Brent Musburger has called just about every kind of sporting event you can think of: college basketball, college football, pro football, the Masters, little league baseball, the World Cup. On Jan. 31, he’ll call his last one, a Georgia-Kentucky NCAA men’s basketball game starting at 9/8c on ESPN.
“What a wonderful journey I have traveled with CBS and the Disney company,” Musburger said. “A love of sports allows me to live a life of endless pleasure. And make no mistake, I will miss the arenas and stadiums dearly. Most of all, I will miss the folks I have met along the trail. But the next rodeo for me is in Las Vegas. Stop by and we’ll share a cold one and some good stories. I may even buy!”
“Brent’s presence and delivery have come to symbolize big time sports for multiple generations of fans,” said ESPN president John Skipper. “When he opens with his signature ‘You are looking live,’ you sit up straight in your chair because you know something important is about to happen. Brent’s catalog of big events is unmatched, and he has skillfully guided us through some of the most dramatic and memorable moments in sports with his authentic and distinctive style. He is one of the best story-tellers to ever grace a sports booth. We and the fans will miss him.”
Musburger has been in the sportscasting world for nearly 50 years, 27 of which he spent at ESPN. Musburger, who grew up in Montana, began his sports career in 1968 after graduating from Northwestern University’s Medill School of Journalism, moving up from local TV to CBS and, in 1990, to ABC. In November 2016, Musburger received the Vin Scully Lifetime Achievement Award in Sports Broadcasting, presented by Fordham University’s WFUV radio station. Throughout his tenure in the sportscasting world he was known as a perfectionist, fiercely competitive and driven.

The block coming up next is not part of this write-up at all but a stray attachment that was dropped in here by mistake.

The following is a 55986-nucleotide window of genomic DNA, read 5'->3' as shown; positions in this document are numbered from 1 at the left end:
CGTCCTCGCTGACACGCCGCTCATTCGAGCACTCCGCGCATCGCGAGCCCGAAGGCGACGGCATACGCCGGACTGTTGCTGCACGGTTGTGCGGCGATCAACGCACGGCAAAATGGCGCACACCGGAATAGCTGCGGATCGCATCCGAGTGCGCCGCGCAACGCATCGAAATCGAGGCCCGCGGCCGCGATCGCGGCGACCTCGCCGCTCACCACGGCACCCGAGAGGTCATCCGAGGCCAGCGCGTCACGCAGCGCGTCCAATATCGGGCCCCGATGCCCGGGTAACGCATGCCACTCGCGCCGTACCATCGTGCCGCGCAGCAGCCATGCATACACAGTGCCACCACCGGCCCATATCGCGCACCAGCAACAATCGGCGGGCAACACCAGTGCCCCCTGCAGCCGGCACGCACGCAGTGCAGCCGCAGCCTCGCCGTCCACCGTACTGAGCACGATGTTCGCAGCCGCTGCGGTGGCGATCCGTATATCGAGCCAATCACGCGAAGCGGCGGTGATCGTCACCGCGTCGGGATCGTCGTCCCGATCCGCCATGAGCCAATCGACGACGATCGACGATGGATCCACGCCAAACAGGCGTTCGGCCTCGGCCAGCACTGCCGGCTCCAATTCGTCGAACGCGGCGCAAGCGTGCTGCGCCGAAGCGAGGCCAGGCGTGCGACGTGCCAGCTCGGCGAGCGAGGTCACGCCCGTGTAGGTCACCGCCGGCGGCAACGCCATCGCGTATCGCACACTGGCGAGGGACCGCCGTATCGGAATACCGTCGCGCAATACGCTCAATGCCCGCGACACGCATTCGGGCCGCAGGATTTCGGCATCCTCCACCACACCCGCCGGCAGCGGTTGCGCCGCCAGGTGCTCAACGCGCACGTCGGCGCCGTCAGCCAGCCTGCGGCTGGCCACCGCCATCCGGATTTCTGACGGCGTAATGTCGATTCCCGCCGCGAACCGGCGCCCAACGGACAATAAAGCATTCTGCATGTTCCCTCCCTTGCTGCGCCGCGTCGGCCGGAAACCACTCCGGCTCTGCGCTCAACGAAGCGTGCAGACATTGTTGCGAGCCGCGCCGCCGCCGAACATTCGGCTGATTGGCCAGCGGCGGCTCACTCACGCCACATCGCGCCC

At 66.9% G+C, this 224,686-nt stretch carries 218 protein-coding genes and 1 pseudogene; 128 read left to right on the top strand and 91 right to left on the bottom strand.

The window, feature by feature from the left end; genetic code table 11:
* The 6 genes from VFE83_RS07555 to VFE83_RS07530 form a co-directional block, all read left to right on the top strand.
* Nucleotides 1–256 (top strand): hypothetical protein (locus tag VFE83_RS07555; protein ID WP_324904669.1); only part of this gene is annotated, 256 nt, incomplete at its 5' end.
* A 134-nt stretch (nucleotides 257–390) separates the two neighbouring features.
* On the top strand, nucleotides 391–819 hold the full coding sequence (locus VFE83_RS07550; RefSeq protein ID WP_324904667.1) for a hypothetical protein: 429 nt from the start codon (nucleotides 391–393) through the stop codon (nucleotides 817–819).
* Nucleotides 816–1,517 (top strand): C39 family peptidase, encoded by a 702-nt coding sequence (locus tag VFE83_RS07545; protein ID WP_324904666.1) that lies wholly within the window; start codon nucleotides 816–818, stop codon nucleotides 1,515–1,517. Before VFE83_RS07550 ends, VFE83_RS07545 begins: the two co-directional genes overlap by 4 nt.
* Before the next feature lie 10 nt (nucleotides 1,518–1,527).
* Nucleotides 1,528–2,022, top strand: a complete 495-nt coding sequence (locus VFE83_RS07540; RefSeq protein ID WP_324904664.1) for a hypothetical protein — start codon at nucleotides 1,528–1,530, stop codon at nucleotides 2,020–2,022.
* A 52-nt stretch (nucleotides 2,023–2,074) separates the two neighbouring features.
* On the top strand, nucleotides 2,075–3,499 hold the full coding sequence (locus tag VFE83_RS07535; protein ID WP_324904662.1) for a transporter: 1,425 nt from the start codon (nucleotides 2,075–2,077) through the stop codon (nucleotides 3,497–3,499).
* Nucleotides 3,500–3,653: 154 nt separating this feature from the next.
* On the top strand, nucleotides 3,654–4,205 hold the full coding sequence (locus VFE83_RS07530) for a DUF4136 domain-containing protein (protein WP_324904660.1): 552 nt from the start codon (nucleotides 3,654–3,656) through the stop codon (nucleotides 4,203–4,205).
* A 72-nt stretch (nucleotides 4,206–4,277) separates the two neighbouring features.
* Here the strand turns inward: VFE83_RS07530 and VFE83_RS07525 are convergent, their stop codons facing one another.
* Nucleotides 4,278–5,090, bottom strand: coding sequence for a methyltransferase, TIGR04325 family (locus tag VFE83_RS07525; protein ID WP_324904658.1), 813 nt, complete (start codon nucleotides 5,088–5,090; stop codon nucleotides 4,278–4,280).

Yet his career isn’t entirely without blemish: In 1968, he compared black American Olympians Tommie Smith and John Carlos to Nazis in a column for the Chicago American; in 2013, he made a series of comments about the attractiveness of Katherine Webb, the girlfriend of then-Alabama quarterback AJ McCarron. He stirred up some outrage just a few weeks ago during his commentary on the telecast for the Sugar Bowl, expressing well wishes for an Oklahoma player that had previously broken a woman’s jaw with a punch.
Though Musburger’s on-air persona was described in a 1984 Sports Illustrated profile as “white bread,” in real life, Musburger was “a bit of a hell raiser” who was in fact dismissed from Northwestern for a year because he’d been driving his car without a license and frequently ran through tolls on the